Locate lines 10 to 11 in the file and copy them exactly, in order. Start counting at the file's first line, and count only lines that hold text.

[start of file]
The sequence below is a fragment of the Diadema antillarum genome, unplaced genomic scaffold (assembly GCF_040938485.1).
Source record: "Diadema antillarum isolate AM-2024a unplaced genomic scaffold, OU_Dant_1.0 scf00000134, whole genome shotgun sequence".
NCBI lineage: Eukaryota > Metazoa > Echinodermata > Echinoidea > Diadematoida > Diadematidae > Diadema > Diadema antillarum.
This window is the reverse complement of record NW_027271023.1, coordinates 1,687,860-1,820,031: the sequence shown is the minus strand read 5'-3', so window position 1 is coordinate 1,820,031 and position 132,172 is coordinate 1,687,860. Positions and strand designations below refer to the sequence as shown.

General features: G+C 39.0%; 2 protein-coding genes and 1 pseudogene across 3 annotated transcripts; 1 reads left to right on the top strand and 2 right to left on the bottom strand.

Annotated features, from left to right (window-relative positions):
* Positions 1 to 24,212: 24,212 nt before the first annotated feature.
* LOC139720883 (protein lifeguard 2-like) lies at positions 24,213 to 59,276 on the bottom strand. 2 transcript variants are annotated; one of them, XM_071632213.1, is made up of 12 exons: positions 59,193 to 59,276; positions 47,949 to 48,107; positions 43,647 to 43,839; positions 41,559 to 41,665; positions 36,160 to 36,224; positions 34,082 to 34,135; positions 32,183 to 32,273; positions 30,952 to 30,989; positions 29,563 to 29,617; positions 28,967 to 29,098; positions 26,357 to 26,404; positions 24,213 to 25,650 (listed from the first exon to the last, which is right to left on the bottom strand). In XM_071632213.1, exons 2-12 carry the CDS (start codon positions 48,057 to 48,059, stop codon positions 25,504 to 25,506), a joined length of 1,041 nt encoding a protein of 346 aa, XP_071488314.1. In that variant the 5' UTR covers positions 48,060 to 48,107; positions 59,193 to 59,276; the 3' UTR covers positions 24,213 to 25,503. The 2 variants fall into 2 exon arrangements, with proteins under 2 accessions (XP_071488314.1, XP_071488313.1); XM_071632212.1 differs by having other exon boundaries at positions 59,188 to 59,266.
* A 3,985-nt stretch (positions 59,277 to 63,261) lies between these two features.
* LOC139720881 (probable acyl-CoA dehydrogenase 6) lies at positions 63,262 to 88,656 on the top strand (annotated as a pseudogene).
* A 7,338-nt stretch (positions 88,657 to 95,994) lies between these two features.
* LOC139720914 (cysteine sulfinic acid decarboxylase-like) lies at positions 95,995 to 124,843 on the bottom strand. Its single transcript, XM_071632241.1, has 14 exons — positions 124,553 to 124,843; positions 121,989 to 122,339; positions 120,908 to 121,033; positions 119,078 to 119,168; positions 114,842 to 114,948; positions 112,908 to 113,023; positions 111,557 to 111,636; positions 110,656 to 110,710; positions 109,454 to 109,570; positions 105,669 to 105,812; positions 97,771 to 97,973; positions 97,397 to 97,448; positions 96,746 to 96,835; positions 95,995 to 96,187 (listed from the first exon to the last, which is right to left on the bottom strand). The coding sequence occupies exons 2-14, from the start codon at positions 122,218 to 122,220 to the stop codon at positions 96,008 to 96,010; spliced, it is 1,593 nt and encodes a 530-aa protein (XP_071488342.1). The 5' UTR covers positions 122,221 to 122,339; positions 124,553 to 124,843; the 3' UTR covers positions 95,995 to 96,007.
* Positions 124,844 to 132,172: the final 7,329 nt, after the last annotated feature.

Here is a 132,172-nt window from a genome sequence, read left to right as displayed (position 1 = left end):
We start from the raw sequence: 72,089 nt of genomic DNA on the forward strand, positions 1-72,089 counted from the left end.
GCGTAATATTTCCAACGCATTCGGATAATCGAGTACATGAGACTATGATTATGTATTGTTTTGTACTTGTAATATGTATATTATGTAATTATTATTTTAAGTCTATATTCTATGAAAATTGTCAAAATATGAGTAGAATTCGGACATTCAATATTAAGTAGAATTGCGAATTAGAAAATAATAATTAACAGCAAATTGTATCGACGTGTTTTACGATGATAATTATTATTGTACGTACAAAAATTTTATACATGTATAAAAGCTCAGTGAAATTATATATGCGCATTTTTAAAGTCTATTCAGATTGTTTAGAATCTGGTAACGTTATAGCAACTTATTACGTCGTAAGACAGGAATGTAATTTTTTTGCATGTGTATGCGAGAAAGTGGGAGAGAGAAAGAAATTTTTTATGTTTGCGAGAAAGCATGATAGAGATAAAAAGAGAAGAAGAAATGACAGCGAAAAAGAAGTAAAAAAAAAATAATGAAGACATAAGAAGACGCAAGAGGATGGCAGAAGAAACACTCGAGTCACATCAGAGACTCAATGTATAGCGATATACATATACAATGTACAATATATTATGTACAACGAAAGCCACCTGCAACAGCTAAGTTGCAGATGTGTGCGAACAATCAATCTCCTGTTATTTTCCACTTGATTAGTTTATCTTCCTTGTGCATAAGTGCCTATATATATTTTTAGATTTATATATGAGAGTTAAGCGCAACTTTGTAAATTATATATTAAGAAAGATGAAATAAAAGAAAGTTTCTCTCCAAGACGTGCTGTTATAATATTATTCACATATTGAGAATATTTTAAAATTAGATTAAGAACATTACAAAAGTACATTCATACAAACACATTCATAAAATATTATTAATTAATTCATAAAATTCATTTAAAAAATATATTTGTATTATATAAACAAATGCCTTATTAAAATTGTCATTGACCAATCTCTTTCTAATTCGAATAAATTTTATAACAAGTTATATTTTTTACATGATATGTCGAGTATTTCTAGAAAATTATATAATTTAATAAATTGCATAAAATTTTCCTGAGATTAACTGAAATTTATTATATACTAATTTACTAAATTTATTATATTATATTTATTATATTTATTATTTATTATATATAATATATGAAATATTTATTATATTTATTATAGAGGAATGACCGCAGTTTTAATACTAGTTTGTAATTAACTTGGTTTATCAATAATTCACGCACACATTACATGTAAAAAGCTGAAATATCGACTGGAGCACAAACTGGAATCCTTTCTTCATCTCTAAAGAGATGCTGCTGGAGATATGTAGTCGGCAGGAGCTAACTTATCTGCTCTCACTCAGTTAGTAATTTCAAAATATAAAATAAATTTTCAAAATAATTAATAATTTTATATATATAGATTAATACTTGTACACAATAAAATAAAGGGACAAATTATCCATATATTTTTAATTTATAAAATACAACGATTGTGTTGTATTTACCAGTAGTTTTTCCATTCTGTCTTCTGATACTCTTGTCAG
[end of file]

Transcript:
* LOC139720881 (probable acyl-CoA dehydrogenase 6) lies at positions 63,262 to 88,656 on the top strand (annotated as a pseudogene).
* A 7,338-nt stretch (positions 88,657 to 95,994) lies between these two features.